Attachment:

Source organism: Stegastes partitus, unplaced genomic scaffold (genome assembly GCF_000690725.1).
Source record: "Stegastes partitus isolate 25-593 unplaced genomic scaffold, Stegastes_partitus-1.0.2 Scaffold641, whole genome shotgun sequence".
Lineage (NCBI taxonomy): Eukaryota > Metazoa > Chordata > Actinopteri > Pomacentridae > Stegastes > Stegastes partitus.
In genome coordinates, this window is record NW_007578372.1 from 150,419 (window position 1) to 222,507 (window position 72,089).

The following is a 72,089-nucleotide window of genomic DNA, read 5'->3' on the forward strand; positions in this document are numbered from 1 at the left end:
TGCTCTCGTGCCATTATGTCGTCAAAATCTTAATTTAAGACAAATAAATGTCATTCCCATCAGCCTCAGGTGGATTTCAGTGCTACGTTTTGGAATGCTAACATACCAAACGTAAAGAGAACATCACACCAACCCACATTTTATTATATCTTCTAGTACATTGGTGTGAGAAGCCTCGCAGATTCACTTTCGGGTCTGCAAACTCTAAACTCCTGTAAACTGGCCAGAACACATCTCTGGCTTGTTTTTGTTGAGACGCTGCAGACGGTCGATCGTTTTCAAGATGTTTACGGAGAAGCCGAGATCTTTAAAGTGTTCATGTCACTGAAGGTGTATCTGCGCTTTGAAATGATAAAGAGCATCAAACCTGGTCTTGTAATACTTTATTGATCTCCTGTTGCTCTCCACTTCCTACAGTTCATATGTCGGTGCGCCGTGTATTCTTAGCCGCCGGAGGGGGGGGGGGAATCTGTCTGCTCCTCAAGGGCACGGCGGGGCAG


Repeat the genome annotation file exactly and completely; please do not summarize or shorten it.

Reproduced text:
Source organism: Stegastes partitus, unplaced genomic scaffold (genome assembly GCF_000690725.1).
Source record: "Stegastes partitus isolate 25-593 unplaced genomic scaffold, Stegastes_partitus-1.0.2 Scaffold641, whole genome shotgun sequence".
Lineage (NCBI taxonomy): Eukaryota > Metazoa > Chordata > Actinopteri > Pomacentridae > Stegastes > Stegastes partitus.
In genome coordinates, this window is record NW_007578372.1 from 150,419 (window position 1) to 222,507 (window position 72,089).

The following is a 72,089-nucleotide window of genomic DNA, read 5'->3' on the forward strand; positions in this document are numbered from 1 at the left end:
TGCTCTCGTGCCATTATGTCGTCAAAATCTTAATTTAAGACAAATAAATGTCATTCCCATCAGCCTCAGGTGGATTTCAGTGCTACGTTTTGGAATGCTAACATACCAAACGTAAAGAGAACATCACACCAACCCACATTTTATTATATCTTCTAGTACATTGGTGTGAGAAGCCTCGCAGATTCACTTTCGGGTCTGCAAACTCTAAACTCCTGTAAACTGGCCAGAACACATCTCTGGCTTGTTTTTGTTGAGACGCTGCAGACGGTCGATCGTTTTCAAGATGTTTACGGAGAAGCCGAGATCTTTAAAGTGTTCATGTCACTGAAGGTGTATCTGCGCTTTGAAATGATAAAGAGCATCAAACCTGGTCTTGTAATACTTTATTGATCTCCTGTTGCTCTCCACTTCCTACAGTTCATATGTCGGTGCGCCGTGTATTCTTAGCCGCCGGAGGGGGGGGGGGAATCTGTCTGCTCCTCAAGGGCACGGCGGGGCAG